Women make up just about 1 percent of chief executives in the Fortune 500. And the recent departure of Carly Fiorina from her perch as chairman and chief executive at Hewlett-Packard Co. made that percentage drop even further.
Well, for one day. The day after Fiorina left the chief executive chair, Brenda C. Barnes, president of Sara Lee Corp., was named to succeed chief executive C. Steven McMillan, taking the number of female chief executives of large corporations right back up to . . . eight.
But the news of the week was Fiorina's departure. Yes, her tenure lasted a decent six years. She became a household name. Her face practically became a household face. But will her departure also be just another "aha, see?" moment in corporate America? When a woman is ousted from such a high position, is the fall more pronounced than if she were a he?
Fiorina's chief executive sisters within the Fortune 500 include Anne M. Mulcahy of Xerox Corp., Patricia F. Russo of Lucent Technologies Inc., Mary F. Sammons of Rite Aid Corp., Andrea Jung of Avon Products Inc., S. Marce Fuller of Mirant Corp., Eileen R. Scott of Pathmark Stores Inc. and Marion O. Sandler of Golden West Financial Corp.
Seventeen women lead Fortune 1000 companies, including Margaret C. Whitman, chief executive of eBay Inc. Some are speculating Whitman's tenure may not last much longer, as the company last month warned that its 2005 performance will fall short of expectations.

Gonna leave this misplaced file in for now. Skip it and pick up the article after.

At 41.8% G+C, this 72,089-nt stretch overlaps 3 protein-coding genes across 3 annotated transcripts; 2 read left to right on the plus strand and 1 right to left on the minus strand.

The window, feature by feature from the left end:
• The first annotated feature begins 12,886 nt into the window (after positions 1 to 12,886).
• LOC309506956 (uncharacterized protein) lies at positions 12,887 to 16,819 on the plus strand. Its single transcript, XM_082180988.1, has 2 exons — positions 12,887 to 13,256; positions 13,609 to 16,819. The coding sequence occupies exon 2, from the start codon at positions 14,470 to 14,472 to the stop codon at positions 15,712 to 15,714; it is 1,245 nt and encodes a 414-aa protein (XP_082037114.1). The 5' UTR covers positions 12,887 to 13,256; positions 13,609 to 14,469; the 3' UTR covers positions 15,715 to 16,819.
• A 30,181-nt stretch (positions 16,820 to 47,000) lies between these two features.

"Everybody is so interested when a female executive goes under," said Betty Spence, president of the National Association for Female Executives, a women's advocacy group. "The coverage [Fiorina] is going to get for it has everything to do with being a woman because there are so few women at the top, and they receive a great deal of scrutiny."
Women executives will continue to receive such scrutiny until there are more of them in chairman and chief executive positions, many say. Hewlett-Packard directors appointed Robert P. Wayman, 59, as interim chief executive. Patricia C. Dunn -- yes, a woman -- will become non-executive chairman. But Dunn is not expected to replace Fiorina as chief executive.
To become high-level executives, women must first make their way into positions that generate revenue or have profit-and-loss responsibility, Spence said. "You have to have bottom-line responsibility" to be rewarded with a top job, she said. Women account for a paltry 9.9 percent of those positions, according to Catalyst, a women's research organization.
"At these levels, people are under utmost scrutiny" regardless of sex, said Brian Sullivan, chief executive and chairman of Christian & Timbers, a search firm that recruited Fiorina for Hewlett-Packard. He said hiring Fiorina as chief executive was seen as a slick business move, finally pushing the company out of its deep "inbred" roots.
Fiorina filled all expectations, he said, as she had the skill set the company was looking for, a "world-class business mind" and a great understanding of technology. But even though the board said it wanted someone with new ideas, "when Carly came in with these skills and proposed the Compaq merger, it caused consternation in the board because Hewlett-Packard had traditionally not done mergers," Sullivan said. "I do get a kick out of them [switching from] wanting an out-of-the-box thinker to challenge our roots to 'Wait, she's challenging our roots.' "